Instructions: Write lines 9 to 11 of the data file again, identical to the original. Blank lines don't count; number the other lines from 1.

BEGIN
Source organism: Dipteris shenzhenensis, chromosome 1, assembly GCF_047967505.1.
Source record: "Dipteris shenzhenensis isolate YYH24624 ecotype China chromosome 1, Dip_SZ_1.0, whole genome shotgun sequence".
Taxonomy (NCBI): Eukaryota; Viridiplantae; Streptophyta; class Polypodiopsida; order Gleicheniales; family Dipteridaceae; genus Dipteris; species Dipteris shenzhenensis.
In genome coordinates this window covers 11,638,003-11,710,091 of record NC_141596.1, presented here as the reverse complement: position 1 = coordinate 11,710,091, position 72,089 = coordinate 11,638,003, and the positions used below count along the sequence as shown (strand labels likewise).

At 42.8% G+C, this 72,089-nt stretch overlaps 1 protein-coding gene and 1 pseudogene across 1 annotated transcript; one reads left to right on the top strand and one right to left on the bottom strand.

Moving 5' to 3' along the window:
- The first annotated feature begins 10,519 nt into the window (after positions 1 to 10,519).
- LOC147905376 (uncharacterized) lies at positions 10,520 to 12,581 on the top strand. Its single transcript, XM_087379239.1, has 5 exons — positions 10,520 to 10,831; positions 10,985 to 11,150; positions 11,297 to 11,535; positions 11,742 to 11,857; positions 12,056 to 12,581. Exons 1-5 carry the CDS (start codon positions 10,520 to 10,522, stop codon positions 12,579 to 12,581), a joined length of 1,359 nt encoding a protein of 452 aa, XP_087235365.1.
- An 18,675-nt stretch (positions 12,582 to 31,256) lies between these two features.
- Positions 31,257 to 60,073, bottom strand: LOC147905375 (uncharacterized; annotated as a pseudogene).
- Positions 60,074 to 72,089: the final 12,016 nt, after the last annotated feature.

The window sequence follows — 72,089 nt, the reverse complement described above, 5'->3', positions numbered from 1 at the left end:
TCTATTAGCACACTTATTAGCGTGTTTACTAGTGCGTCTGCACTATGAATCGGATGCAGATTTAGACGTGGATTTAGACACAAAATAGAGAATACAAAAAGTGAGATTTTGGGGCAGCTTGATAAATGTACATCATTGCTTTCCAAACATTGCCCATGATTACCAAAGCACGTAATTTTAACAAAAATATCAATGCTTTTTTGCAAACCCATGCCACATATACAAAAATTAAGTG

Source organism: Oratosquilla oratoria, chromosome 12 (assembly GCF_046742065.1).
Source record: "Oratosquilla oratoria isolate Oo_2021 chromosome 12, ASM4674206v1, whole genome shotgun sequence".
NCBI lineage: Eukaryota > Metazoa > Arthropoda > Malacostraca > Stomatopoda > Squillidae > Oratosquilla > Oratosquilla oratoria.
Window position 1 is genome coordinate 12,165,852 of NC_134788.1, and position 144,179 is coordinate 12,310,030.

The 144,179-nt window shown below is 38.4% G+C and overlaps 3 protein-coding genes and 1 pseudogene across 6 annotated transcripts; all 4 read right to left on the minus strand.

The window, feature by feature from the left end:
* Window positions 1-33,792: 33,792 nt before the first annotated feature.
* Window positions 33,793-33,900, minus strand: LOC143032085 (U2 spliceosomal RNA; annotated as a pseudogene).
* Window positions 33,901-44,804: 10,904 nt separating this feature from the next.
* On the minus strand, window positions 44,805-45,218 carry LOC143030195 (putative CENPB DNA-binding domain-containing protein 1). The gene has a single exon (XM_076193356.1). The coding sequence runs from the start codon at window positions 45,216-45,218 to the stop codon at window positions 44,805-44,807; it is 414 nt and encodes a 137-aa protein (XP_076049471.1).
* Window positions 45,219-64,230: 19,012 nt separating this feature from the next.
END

- An 18,675-nt stretch (positions 12,582 to 31,256) lies between these two features.
- Positions 31,257 to 60,073, bottom strand: LOC147905375 (uncharacterized; annotated as a pseudogene).
- Positions 60,074 to 72,089: the final 12,016 nt, after the last annotated feature.